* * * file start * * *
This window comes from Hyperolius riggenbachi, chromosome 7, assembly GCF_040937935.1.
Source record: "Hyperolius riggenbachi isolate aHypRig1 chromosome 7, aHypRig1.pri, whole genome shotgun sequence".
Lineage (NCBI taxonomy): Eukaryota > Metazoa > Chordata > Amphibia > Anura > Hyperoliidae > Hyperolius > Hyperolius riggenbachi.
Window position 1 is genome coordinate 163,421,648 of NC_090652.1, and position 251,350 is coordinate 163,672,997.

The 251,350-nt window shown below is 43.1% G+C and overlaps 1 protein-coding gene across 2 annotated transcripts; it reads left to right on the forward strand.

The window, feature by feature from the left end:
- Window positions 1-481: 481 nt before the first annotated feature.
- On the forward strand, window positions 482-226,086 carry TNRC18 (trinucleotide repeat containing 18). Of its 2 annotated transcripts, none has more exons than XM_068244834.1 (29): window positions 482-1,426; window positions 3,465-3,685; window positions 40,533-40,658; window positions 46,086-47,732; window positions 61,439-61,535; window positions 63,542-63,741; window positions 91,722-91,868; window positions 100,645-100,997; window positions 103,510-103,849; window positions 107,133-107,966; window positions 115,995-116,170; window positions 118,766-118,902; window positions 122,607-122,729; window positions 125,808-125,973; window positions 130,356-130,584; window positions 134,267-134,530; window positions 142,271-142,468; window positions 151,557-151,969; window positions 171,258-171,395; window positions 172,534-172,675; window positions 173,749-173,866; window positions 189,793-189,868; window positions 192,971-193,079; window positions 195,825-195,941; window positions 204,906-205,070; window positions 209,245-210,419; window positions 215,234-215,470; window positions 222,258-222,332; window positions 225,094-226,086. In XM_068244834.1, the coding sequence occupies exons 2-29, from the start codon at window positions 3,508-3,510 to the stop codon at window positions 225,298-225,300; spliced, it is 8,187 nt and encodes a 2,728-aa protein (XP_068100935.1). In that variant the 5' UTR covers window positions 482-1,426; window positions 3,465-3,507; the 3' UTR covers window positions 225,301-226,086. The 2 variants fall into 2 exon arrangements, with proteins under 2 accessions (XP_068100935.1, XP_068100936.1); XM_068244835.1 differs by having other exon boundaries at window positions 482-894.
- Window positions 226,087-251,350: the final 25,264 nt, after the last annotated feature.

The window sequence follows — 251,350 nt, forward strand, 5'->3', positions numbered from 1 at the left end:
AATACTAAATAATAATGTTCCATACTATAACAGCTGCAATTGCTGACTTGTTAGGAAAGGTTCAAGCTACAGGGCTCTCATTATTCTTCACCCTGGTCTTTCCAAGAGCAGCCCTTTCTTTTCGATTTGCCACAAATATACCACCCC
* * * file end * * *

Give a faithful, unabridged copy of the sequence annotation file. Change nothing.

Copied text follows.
This window comes from Hyperolius riggenbachi, chromosome 7, assembly GCF_040937935.1.
Source record: "Hyperolius riggenbachi isolate aHypRig1 chromosome 7, aHypRig1.pri, whole genome shotgun sequence".
Lineage (NCBI taxonomy): Eukaryota > Metazoa > Chordata > Amphibia > Anura > Hyperoliidae > Hyperolius > Hyperolius riggenbachi.
Window position 1 is genome coordinate 163,421,648 of NC_090652.1, and position 251,350 is coordinate 163,672,997.

The 251,350-nt window shown below is 43.1% G+C and overlaps 1 protein-coding gene across 2 annotated transcripts; it reads left to right on the forward strand.

The window, feature by feature from the left end:
- Window positions 1-481: 481 nt before the first annotated feature.
- On the forward strand, window positions 482-226,086 carry TNRC18 (trinucleotide repeat containing 18). Of its 2 annotated transcripts, none has more exons than XM_068244834.1 (29): window positions 482-1,426; window positions 3,465-3,685; window positions 40,533-40,658; window positions 46,086-47,732; window positions 61,439-61,535; window positions 63,542-63,741; window positions 91,722-91,868; window positions 100,645-100,997; window positions 103,510-103,849; window positions 107,133-107,966; window positions 115,995-116,170; window positions 118,766-118,902; window positions 122,607-122,729; window positions 125,808-125,973; window positions 130,356-130,584; window positions 134,267-134,530; window positions 142,271-142,468; window positions 151,557-151,969; window positions 171,258-171,395; window positions 172,534-172,675; window positions 173,749-173,866; window positions 189,793-189,868; window positions 192,971-193,079; window positions 195,825-195,941; window positions 204,906-205,070; window positions 209,245-210,419; window positions 215,234-215,470; window positions 222,258-222,332; window positions 225,094-226,086. In XM_068244834.1, the coding sequence occupies exons 2-29, from the start codon at window positions 3,508-3,510 to the stop codon at window positions 225,298-225,300; spliced, it is 8,187 nt and encodes a 2,728-aa protein (XP_068100935.1). In that variant the 5' UTR covers window positions 482-1,426; window positions 3,465-3,507; the 3' UTR covers window positions 225,301-226,086. The 2 variants fall into 2 exon arrangements, with proteins under 2 accessions (XP_068100935.1, XP_068100936.1); XM_068244835.1 differs by having other exon boundaries at window positions 482-894.
- Window positions 226,087-251,350: the final 25,264 nt, after the last annotated feature.

The window sequence follows — 251,350 nt, forward strand, 5'->3', positions numbered from 1 at the left end:
AATACTAAATAATAATGTTCCATACTATAACAGCTGCAATTGCTGACTTGTTAGGAAAGGTTCAAGCTACAGGGCTCTCATTATTCTTCACCCTGGTCTTTCCAAGAGCAGCCCTTTCTTTTCGATTTGCCACAAATATACCACCCC